Those seemingly inane selfies on social media will live on beyond death and become a valuable record for future descendants and historians, a visiting American academic says.
Associate Professor Pete Seel is here to research a book on "digital immortality", and will give a lecture on the concept at Massey University's Albany campus today.
Digital immortality describes the online digital archive of writing, photos, videos and blogs that outlive the content's creator or user.
The pervasiveness of social media means children growing up today will have 60 or 70 years' worth of personal content that will ultimately become a public record of their life, Dr Seel told the Herald.
"It means that anybody who has an active online presence, that online presence will long outlive all of us.
"Unless somebody consciously takes it down, it will stay there pretty much permanently as long as servers are in business and we have electricity."
Dr Seel said young people were often told about the more immediate dangers of putting inappropriate content online, but there were longer-lasting effects - including how descendants would view their great-great-grandfather or mother.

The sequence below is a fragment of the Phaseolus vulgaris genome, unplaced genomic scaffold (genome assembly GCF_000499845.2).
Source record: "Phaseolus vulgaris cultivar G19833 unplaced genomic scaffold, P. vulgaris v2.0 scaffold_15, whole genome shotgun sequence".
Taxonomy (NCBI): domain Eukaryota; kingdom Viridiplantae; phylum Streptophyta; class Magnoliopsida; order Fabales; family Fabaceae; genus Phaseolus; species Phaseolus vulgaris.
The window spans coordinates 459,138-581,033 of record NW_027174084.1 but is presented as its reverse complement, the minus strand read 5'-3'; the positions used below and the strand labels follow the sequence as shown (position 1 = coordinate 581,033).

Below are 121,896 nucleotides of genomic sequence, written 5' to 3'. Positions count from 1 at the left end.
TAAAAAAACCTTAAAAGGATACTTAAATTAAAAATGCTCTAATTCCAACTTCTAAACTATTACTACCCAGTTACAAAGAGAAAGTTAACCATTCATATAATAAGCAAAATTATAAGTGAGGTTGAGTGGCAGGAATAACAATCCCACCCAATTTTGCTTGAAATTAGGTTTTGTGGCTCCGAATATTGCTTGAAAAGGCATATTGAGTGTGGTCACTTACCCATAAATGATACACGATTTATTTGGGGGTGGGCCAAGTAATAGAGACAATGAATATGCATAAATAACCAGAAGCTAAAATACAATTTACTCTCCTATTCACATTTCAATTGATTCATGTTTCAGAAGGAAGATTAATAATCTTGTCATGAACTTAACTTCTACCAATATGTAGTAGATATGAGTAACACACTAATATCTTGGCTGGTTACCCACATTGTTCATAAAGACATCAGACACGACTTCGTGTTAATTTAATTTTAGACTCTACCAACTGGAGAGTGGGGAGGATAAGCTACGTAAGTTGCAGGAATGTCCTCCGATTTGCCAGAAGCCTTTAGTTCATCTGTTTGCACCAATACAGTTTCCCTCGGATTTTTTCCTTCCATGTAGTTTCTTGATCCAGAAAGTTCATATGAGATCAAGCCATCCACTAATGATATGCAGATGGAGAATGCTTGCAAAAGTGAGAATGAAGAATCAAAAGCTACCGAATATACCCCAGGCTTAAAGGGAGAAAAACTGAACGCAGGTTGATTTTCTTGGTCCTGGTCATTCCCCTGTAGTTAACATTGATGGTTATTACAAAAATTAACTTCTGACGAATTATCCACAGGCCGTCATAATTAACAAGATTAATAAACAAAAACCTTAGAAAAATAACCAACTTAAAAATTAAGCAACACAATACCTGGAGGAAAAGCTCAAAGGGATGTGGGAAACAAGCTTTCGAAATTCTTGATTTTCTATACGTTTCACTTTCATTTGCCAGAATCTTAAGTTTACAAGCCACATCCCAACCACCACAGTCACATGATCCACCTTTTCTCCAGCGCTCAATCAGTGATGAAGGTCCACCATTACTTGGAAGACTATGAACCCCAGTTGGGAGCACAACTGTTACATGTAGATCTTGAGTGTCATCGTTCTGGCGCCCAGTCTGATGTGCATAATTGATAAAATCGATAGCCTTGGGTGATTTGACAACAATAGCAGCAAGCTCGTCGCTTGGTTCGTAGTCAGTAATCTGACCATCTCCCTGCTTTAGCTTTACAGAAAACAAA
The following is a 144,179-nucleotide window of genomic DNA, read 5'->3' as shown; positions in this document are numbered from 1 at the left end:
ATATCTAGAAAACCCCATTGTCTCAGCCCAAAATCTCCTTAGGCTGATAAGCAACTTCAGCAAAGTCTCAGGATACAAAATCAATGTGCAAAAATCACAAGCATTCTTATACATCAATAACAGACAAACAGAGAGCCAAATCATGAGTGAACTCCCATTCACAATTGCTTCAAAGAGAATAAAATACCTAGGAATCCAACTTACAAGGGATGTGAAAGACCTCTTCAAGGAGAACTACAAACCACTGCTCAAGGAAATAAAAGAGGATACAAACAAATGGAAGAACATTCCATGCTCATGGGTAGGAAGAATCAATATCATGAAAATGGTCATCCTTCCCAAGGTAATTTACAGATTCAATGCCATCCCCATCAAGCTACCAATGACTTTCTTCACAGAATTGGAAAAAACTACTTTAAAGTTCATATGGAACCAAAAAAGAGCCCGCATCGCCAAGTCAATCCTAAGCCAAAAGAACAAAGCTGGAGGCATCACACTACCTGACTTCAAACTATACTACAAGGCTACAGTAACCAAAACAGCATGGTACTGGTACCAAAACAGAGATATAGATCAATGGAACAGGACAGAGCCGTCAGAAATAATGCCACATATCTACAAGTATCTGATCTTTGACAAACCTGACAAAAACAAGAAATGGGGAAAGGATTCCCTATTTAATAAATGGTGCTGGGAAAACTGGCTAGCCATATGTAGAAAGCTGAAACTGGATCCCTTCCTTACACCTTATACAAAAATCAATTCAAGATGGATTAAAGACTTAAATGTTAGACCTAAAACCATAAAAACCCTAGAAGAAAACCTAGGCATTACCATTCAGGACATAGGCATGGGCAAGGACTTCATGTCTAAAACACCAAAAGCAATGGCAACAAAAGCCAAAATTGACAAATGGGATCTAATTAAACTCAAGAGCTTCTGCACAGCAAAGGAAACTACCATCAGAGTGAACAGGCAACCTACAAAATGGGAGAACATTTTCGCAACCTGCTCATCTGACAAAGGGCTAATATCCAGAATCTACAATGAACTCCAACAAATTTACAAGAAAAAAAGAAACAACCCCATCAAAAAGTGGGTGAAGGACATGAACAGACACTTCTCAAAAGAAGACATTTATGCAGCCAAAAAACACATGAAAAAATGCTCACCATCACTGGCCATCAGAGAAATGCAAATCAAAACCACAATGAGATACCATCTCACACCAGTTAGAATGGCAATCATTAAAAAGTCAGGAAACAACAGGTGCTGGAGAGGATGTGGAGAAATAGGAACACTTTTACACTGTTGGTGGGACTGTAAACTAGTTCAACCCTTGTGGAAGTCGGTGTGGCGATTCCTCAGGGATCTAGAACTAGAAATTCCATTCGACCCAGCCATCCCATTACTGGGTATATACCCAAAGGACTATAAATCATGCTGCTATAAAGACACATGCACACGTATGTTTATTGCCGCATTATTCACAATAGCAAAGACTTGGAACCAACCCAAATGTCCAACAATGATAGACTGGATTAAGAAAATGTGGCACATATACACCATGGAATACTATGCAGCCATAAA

"I did a paper while in college about my grandmother's life. So I interviewed her and discovered all kinds of facts that I wasn't aware of.
"Whereas young people born today, their grandchildren will be able to have access to a huge amount of information, some of which you may not want them to know."
Others would also be interested in trawling through past generations' online content.
"People joke about tweets being about trivial things, but tweeting is often about daily life ... for a sociologist or historian or anthropologist it's an incredible goldmine."
Dr Seel, who was a photojournalist and television producer and director for 10 years, teaches his students at Colorado State University how to make the internet partly "forget".
While embarrassing content often cannot be entirely removed, it can be pushed down the list of search results by newer content - fresh social content and websites linked to a person's name.
"So when people search you they won't see the goofy photos of you when you were 16 acting crazy."
Dr Pete Seel's lecture is today at 1pm in the Sir Neil Waters Lecture Theatre 100 at Massey University's Albany campus, and is open to the public.
* Online posts are likely to outlive us and be accessed by descendants and historians.
* People can obscure negative material by uploading new content which will be listed first in search results.
* Companies have different policies on what happens to someone's content when they die. Instructions in a will can ensure it is not deleted and is managed correctly.